Environmental Activism

On Sunday, 5/6/18, the New York Times ran a very interesting story about a lawsuit filed by the sports gear and apparel retailer, Patagonia, against President Donald Trump, the Secretary of the Interior, Ryan Zinke, and other federal agencies. The reason for the lawsuit was the decision by Trump and Zinke to reduce the size of the Bears Ears National Monument by 85% and the Grand Staircase – Escalante National Monument by 50%.

The main legal issue is fairly simple. The Antiquities Act of 1906 gave presidents the power to create national monuments, but it did not explicitly grant presidents the power to reduce their size. Patagonia’s argument is that only Congress can de-designate a national monument.

Historically, the movement to preserve and protect public land through the creation of national parks and monuments began with President Theodore Roosevelt, who was an outdoorsman, sportsman, self-taught naturalist and conservationist.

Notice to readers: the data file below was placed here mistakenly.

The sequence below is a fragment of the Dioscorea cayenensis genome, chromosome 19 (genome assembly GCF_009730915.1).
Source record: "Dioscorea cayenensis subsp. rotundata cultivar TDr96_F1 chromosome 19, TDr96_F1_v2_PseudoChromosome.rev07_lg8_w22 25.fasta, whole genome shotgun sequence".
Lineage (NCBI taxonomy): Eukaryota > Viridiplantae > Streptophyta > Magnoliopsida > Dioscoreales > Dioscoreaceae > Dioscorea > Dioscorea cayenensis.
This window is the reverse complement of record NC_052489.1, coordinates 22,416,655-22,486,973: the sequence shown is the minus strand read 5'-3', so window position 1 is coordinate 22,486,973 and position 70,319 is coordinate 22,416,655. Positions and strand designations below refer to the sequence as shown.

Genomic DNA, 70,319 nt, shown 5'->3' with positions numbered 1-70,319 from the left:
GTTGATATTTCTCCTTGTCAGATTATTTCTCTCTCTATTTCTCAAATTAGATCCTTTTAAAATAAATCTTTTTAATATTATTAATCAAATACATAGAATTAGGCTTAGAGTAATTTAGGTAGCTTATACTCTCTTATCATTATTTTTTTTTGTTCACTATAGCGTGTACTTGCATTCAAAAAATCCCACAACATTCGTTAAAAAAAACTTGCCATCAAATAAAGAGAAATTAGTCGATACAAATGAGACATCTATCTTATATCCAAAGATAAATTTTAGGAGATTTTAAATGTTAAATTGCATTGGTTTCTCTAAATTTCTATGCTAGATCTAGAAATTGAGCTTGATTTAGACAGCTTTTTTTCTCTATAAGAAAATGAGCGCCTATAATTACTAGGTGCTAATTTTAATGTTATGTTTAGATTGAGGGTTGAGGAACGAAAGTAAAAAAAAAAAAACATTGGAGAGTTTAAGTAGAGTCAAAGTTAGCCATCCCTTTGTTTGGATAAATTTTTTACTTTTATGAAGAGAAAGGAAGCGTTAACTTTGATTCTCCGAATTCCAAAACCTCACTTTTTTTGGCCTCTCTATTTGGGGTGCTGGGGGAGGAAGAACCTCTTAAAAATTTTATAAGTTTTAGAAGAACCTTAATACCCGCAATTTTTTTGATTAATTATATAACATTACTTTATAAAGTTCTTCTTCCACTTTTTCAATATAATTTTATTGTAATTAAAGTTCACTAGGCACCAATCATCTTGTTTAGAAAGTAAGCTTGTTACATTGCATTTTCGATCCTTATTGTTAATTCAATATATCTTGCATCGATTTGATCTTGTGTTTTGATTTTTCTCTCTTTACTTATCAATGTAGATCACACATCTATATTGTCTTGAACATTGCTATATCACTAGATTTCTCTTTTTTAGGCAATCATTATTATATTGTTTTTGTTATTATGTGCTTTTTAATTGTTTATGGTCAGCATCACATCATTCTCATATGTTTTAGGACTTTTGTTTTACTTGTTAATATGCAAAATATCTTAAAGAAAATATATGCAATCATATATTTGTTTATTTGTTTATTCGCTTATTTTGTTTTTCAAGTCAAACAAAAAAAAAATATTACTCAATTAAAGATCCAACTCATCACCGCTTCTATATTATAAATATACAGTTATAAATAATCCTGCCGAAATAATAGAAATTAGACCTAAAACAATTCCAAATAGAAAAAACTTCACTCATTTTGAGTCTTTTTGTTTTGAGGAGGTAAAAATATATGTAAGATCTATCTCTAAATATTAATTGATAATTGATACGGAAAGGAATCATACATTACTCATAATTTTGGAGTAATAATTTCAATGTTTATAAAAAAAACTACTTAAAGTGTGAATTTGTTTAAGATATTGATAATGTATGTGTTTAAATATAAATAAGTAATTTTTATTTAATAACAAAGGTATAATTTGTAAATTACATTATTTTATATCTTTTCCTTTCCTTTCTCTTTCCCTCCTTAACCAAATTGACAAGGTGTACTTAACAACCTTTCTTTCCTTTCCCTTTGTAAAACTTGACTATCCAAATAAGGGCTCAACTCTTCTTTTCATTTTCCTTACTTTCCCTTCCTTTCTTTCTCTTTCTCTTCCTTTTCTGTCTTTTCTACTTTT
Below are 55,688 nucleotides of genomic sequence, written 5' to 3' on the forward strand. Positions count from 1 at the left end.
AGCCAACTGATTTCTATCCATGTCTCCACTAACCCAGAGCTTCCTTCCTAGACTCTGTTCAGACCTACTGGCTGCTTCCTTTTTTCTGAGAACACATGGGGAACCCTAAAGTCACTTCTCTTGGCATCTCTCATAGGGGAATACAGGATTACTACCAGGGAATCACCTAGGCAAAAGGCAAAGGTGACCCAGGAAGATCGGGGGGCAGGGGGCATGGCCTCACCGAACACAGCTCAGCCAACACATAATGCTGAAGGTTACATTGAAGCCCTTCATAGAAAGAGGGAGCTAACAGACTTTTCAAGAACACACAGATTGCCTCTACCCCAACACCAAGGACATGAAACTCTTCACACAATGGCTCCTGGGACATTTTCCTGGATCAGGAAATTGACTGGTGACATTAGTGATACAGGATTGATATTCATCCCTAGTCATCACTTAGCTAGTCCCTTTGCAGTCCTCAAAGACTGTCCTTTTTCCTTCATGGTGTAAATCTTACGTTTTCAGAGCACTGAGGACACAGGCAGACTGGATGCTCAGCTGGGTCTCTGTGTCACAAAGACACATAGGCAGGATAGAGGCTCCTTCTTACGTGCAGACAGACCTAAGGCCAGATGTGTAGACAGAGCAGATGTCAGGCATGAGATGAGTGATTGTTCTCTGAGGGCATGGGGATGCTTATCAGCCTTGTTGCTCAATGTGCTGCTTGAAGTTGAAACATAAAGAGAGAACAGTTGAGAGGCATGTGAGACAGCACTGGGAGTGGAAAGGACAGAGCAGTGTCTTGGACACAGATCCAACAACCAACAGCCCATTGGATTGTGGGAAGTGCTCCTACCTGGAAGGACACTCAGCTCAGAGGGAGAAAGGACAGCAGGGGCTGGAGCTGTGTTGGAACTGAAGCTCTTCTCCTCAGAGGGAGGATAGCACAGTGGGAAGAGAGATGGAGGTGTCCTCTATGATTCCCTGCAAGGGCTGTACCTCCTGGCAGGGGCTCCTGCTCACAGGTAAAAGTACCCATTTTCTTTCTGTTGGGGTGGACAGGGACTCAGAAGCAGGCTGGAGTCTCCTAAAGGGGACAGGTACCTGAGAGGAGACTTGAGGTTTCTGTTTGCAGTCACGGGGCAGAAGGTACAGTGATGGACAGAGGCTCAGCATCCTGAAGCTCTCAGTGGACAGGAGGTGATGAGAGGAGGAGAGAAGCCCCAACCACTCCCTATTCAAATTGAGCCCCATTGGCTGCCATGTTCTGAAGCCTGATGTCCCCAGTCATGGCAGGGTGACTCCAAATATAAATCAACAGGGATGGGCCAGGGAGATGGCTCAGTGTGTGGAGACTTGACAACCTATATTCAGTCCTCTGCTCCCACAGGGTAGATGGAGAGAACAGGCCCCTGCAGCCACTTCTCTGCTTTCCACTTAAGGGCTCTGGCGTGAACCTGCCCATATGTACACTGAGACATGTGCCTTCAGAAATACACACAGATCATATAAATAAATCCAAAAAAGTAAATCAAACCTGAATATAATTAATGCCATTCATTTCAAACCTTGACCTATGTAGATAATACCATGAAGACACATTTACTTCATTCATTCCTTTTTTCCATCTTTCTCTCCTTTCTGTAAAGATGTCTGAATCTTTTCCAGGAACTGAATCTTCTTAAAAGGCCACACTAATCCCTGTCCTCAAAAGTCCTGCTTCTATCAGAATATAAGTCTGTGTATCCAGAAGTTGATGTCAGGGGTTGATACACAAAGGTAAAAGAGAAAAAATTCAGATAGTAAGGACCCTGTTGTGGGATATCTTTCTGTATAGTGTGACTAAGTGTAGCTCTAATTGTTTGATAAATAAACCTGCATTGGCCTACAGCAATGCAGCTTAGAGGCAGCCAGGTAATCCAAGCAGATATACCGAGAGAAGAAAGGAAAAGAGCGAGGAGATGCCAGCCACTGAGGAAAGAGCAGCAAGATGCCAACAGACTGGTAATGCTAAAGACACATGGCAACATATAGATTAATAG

Trump’s move to shrink these monuments is intended to appease those who want to see more federal land developed for oil, gas, mining, and timbering and even sold to private owners. Perhaps just as much or more importantly, these 2 monuments were designated by President Barack Obama and it has been Trump’s aim to undo as much of Obama’s legacy as possible.

The monuments are said to contribute $12 billion annually to the State of Utah in tourism and outdoor recreation.

Patagonia has a long history of supporting grassroots environmental organizations. Nevertheless, the company was immediately accused by Trump, Zinke and others of trying to increase its revenue through publicity.

We should not take our national monuments, national parks, and federal lands, our birthright, for granted. It is not a given that they are permanent.

Photo credits: 

Bears Ears: Photo by snowpeak on Foter.com / CC BY

Escalante: Phot be Vit Ducken